Marxist reading of Comrade by Maxim Gorky.
Karl Marx was an ardent advocate of social justice. He advocated for the fight against unrighteous capitalism, elimination of class struggle and for socio-economic values which provide equality. Maxim Gorkyâ€™s story, Comrade, is based on the same lines. Maxim Gorky being a prolific socialist writer highlights the utilitarian behaviour of a nameless town and the subsequent rise of the working class.
The story starts with a detailed overview of the social scenario of this nameless town which is described in shades of grey and the people are lifeless. The social structure is shown as a hierarchy based on the wealth and affluence of the people. There is a huge gap between the upper classes and the poor or the working class. Due to this there is a ...view middle of the document...
This inequality of power leads to the rise of the working class. The magical term â€˜comradeâ€™ works to bring everyone together in a single seat and fight together against the aristocrat and the bourgeoisie for their inhumanity. Gorky shows how a simple word such as â€˜comradeâ€™ can mean to people of the working class. Nobody is defined as poor or rich or a beggar or a prostitute, but as a comrade even by the law enforcement. This word brings a sense of equality and respect within the people. It proposes a relation between the people, a feeling of unity, and this unity helps them find their power and fight for their rights.
All they had to say was â€œEnoughâ€, enough of being treated as slaves by money and wealth and enough of struggle to find their own place in the society. The rise of the working class was well enough to bring fear and amazement among the oppressors. And the unity of the comrades makes them realise that they had done enough labour to be masters of their own life and not to be treated as slaves by the hands of the wealthy and they deserved an equally respectful way of life.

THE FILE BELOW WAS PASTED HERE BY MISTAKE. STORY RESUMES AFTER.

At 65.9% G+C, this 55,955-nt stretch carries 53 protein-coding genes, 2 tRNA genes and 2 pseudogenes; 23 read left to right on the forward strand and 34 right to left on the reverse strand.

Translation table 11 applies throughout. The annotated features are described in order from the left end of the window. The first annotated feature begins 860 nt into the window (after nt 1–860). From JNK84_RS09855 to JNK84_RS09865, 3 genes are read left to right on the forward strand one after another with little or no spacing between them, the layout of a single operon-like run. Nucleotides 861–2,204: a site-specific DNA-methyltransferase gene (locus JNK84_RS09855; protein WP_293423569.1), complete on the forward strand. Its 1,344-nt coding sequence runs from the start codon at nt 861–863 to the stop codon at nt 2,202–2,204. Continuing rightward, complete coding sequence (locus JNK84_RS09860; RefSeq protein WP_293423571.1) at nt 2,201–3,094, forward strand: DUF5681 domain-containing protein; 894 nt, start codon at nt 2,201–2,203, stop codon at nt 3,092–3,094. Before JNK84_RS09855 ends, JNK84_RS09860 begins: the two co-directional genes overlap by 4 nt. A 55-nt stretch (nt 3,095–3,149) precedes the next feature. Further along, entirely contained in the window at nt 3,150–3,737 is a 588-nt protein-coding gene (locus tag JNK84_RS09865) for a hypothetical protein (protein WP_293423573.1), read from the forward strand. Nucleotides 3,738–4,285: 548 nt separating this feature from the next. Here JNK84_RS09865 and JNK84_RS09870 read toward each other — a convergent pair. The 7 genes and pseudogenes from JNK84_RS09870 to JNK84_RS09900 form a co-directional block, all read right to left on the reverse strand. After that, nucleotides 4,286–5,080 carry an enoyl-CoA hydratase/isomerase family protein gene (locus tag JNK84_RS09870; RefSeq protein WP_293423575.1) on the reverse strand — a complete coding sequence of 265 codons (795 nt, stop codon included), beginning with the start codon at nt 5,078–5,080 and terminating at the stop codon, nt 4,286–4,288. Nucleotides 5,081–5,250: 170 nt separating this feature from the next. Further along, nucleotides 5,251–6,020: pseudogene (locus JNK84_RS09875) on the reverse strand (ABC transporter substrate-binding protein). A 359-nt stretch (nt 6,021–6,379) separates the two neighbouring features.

Gorky, in his story, proposes a society based on Marxist principles. The rise of the comrades leads to a completely classless society which Marx advocated. There was equality and everybody be treated as the same. He presents this setting of the society in a very bright light, completely in contrast with the grey colours of the previous hierarchal society.
â€œHere and there fire burst forth that was destined to flare up into the flame that would envelop the
Earth with the strong bright feeling of the kinship of all men. It will envelop the earth and scar
it, reducing to ashes the malice, hatred and cruelty that disfigure us, melting all hearts and merging
them in a single heart, the heart of upright, noble men and women linked in a closely-knit friendly
family of free workers.â€(Page 5)